Child support in Georgia is determined on a need and ability basis. What does this mean? Georgia looks at the needs of the children, for example, how many children need support. Next, the court looks to the parties to determine their ability to pay. Specifically, the income of both parties is calculated and totaled together, then the individual income of each party is given a percentage based on their income in comparison to total household income. The non-custodian parent (the party with less than 50% parenting time with the child(ren)) is responsible for paying the custodial parent child support. In instances where parenting time is set at exactly 50% for each party, the party that earns the greater income is often responsible for making child support payments to the other party.
Imputed Income comes into play when a party is unemployed. Income is “imputed,” or accessed to the unemployed party regardless of the party not receiving any income. Prior to July 1, 2018, imputed income was a set amount at $1261.50 a month based on minimum wage at forty hours per week. However, major changes came through the legislature July 1, 2018 in determining how imputed income should be calculated. No longer is imputed income a set, precalculated amount based on minimum wage, but rather a factor based test that must be evaluated on an individual basis in every case involving an unemployed or underemployed individual.
Under O.C.G.A 19-6-15(f)(4)(A), the court may use the following factors to determine imputed income:
Current and past income of the parties
Assets of the parents
Type of prior employment and earning history
Education of the parties
Age, health and criminal record of the parties
Acquired Job skills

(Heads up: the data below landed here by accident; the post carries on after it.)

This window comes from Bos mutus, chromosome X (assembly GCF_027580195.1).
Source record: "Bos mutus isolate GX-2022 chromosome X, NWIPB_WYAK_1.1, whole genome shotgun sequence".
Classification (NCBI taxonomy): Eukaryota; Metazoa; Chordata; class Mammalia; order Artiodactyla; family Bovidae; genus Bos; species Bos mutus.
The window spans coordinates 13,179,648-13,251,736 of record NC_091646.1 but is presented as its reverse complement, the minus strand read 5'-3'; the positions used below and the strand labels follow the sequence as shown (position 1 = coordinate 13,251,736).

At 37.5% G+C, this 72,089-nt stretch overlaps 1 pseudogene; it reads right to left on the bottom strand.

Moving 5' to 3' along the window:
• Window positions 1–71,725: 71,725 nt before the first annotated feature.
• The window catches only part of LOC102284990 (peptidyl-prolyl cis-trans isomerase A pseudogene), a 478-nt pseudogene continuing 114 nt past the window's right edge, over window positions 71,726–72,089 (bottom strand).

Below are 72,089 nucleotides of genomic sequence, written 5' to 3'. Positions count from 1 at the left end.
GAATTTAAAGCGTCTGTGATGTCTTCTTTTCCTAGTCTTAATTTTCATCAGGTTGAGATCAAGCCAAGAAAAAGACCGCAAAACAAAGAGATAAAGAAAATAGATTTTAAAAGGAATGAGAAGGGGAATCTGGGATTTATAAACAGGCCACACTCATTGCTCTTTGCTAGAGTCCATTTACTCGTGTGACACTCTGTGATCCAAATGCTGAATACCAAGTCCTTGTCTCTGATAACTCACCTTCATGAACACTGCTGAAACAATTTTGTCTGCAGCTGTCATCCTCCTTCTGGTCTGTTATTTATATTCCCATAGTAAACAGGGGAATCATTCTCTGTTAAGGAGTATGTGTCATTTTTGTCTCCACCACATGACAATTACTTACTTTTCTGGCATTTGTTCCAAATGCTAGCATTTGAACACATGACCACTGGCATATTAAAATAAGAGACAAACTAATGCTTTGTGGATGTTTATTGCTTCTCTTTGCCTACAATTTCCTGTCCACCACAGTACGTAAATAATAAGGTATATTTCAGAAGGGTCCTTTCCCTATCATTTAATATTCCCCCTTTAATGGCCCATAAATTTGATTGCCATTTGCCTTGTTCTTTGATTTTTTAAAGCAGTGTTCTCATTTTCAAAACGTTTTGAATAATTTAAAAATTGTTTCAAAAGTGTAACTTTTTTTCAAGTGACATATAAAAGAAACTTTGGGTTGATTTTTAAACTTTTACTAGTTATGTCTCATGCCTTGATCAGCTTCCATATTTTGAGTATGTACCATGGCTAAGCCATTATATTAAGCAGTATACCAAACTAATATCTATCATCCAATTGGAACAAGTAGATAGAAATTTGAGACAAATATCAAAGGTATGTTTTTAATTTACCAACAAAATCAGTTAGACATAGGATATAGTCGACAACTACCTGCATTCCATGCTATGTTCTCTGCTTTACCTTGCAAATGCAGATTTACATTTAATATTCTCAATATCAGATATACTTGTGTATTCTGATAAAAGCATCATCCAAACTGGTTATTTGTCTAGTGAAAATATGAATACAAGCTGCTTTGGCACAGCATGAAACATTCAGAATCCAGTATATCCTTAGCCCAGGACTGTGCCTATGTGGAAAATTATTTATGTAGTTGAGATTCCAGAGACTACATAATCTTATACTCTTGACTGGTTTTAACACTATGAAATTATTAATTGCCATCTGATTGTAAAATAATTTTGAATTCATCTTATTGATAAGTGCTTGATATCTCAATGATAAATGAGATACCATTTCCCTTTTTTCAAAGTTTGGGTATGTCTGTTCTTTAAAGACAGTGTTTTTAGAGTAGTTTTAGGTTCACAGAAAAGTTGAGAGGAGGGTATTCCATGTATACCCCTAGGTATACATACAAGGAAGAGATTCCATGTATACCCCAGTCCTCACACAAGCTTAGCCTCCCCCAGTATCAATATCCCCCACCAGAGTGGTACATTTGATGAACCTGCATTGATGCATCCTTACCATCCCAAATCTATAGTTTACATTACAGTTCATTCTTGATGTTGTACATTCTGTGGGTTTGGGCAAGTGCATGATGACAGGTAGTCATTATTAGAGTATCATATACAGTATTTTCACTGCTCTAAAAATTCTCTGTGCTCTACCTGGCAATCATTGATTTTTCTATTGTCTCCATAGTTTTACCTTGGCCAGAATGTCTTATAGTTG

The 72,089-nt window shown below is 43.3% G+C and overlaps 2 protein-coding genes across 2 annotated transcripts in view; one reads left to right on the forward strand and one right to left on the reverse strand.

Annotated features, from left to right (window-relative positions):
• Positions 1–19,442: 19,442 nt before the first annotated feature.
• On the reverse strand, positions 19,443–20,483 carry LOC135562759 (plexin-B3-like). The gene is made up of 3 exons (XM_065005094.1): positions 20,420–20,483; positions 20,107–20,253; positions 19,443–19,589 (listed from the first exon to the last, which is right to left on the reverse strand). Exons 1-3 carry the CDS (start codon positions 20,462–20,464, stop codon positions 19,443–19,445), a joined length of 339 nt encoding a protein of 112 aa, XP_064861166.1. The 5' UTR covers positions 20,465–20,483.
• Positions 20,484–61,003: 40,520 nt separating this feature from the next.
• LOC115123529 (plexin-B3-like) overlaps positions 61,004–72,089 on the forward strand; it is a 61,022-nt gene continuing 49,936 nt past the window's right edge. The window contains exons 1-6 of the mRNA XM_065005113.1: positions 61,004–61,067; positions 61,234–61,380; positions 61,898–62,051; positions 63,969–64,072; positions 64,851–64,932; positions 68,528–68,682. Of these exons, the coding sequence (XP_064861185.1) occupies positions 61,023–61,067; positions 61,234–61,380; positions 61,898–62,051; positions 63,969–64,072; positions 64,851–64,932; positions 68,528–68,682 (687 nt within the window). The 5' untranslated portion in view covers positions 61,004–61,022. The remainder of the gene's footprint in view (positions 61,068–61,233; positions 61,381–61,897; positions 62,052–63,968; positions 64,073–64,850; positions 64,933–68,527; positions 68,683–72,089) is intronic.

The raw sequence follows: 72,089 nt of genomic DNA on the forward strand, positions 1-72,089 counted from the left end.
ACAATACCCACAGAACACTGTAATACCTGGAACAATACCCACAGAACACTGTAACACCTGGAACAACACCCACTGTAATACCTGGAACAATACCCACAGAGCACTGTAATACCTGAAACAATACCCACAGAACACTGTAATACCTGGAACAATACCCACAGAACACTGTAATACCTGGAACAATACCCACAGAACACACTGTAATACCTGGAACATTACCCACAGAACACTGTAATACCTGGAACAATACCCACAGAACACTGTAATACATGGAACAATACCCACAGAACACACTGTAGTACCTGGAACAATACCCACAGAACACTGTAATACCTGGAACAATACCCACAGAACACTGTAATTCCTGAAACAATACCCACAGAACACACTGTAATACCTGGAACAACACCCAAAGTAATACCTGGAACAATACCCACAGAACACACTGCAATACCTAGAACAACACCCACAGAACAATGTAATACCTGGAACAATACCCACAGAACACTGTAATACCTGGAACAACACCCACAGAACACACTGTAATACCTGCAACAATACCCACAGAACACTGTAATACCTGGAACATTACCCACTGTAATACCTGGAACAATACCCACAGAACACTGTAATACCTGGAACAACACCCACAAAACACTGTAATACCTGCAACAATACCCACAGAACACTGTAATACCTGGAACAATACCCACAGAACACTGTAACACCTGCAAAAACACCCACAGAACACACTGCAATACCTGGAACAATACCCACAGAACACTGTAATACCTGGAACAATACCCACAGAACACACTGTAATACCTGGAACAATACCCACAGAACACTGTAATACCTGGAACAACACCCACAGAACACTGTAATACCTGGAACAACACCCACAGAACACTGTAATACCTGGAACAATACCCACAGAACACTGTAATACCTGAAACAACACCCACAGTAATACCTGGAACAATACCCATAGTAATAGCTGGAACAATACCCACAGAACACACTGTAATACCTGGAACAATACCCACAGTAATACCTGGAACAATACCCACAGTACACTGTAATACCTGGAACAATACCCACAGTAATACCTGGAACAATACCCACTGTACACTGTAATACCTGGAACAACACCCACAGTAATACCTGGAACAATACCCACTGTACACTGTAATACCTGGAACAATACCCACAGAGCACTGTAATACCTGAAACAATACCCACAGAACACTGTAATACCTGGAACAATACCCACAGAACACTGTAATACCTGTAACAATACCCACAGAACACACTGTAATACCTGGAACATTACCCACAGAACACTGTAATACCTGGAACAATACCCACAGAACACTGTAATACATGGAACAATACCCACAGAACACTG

Local job market
Parent’s role as a care taker
When a court determines that one of the parties has an ability to work or an ability to earn a greater income than they are currently receiving, the court may imputer a higher income to the party thus creating a higher monetary obligation of child support if the party with imputed income is the non-custodian parent.
The recent change in legislature now allows a Georgia Divorce Attorney to argue for or against imputed income. This can be done through many means. For example, a Georgia Custody Lawyer can argue facts based on the current job market – The lawyer can show how many applications have been submitted for employment and lack of interviews or job offers in response to argue a decrease in the job market which would result in a decrease in salary. In the alternative, if a lawyer is arguing for imputed income for the other party, the lawyer can pull job positions posted in the area and other job comparisons and can argue the other party may not be receiving interviews or job offers not because of a poor job market, but because of lack of effort of the party and willingness to take a position. Simply said, a party that is unemployed complaining they cannot find work, should not miss reasonable opportunities to apply for positions. This is just one example of the role of a Georgia Child Support Attorney.
Determining child support obligations in Georgia is not designed for self service and is a road that should not be traveled without an experienced Georgia Divorce Attorney.